A report with advice for Government on how to protect BAME communities from coronavirus has not been published, an academic has said.
The already-written safeguarding proposals are a separate document to the review published last week showing that Covid-19 kills disproportionately high numbers of people from ethnic minorities, the BBC reports.
The findings from Public Health England (PHE) said that people of Bangladeshi heritage were dying at around twice the rate of white Britons.
It also found that other minority ethnic groups were at up to 50% higher risk of dying, but the document was criticised for not including any safeguarding measures.
PHE said the recommendations will be published next week when submitted to ministers.
A scientist who had been asked to peer-review the as yet unpublished recommendations file told the BBC that Parliament had “not been told the full truth”.
Professor Raj Bhopal from the University of Edinburgh described the report as an “open secret” and had “every hallmark of a [Government] report ready to go to the press”.
He added: “If you consult the public, you must publish the results.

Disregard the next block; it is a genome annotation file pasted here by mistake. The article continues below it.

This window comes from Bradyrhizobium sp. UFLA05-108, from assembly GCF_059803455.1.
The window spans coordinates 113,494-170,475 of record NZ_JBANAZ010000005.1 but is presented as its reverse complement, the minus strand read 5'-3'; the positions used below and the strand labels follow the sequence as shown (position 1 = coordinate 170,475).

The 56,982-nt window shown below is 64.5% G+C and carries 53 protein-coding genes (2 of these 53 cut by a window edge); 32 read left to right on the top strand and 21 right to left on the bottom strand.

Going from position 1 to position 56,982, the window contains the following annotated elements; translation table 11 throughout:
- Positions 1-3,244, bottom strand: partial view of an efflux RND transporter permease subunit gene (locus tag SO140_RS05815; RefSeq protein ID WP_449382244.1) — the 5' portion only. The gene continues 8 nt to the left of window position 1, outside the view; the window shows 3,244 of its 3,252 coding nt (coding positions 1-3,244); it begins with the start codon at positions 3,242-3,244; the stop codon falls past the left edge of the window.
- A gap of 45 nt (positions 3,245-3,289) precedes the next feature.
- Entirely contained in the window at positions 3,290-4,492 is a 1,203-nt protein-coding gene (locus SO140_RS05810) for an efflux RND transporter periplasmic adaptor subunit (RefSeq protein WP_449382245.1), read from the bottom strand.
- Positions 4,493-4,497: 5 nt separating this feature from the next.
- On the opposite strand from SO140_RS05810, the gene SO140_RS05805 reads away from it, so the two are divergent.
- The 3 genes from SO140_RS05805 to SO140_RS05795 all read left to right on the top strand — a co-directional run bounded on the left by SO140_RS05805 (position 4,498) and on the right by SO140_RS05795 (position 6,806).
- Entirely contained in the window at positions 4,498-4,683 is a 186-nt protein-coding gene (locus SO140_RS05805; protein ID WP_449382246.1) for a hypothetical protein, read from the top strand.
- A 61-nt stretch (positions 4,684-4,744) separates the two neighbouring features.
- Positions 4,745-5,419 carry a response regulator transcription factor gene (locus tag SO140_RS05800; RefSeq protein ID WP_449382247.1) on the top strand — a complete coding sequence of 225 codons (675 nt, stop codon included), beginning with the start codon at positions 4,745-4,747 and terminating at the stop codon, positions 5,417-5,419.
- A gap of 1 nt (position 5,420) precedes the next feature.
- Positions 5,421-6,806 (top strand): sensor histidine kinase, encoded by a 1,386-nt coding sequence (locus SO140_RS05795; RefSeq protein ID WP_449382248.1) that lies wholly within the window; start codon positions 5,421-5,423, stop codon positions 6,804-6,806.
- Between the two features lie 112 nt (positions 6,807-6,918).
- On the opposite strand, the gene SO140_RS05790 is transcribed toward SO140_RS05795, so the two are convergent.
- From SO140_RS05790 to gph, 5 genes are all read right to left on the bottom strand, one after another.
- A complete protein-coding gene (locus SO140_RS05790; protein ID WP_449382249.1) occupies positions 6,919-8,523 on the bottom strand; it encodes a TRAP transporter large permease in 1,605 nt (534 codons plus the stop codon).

“Otherwise, you’ve wasted their time, you’ve wasted your own time, you’ve wasted taxpayers’ money, and you’ve lost trust.”
Prof Bhopal said the document titled Beyond the Data: Understanding the Impact of Covid-19 on Black, Asian and Minority Ethnic (BAME) Communities, and marked “official sensitive”, contains evidence from 4,000 parties.
PHE said in a statement: “The Government commissioned PHE to conduct an epidemiological review to analyse how different factors can impact on people’s health outcomes from Covid-19. This was published in full on the 2nd June.
“In parallel, Professor Kevin Fenton, on PHE’s behalf, engaged with a significant number of individuals and organisations within the BAME community, to hear their views, concerns and ideas about the impact of Covid-19 on their communities.”
Labour has called the incident a “scandal” and “yet another in a litany of failures to support BAME communities during Covid-19″.
Marsha De Cordova MP, Labour’s shadow women and equalities secretary, added: “The Government must now urgently publish these recommendations in full and provide an explanation for its lack of transparency on this review. Black Lives Matter is more than just a slogan, we cannot wait any longer for action to tackle racial injustice.”
One of the country’s largest unions described it as “going beyond mismanagement of the crisis and has stepped into institutionalised racism”.
In a statement, the GMB said: “By suppressing further investigation into the disproportionate deaths amongst Black Asian Minority Ethnic communities and refusing to put in place the recommended additional protection, this Government will have cost lives.”